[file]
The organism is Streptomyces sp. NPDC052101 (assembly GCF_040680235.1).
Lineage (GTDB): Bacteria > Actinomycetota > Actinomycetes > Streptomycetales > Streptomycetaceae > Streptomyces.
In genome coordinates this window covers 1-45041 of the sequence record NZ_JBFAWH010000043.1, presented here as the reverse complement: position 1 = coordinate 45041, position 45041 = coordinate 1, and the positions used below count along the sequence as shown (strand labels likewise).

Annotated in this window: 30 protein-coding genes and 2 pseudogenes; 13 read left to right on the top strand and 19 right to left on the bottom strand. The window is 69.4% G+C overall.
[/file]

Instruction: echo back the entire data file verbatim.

The organism is Streptomyces sp. NPDC052101 (assembly GCF_040680235.1).
Lineage (GTDB): Bacteria > Actinomycetota > Actinomycetes > Streptomycetales > Streptomycetaceae > Streptomyces.
In genome coordinates this window covers 1-45041 of the sequence record NZ_JBFAWH010000043.1, presented here as the reverse complement: position 1 = coordinate 45041, position 45041 = coordinate 1, and the positions used below count along the sequence as shown (strand labels likewise).

Annotated in this window: 30 protein-coding genes and 2 pseudogenes; 13 read left to right on the top strand and 19 right to left on the bottom strand. The window is 69.4% G+C overall.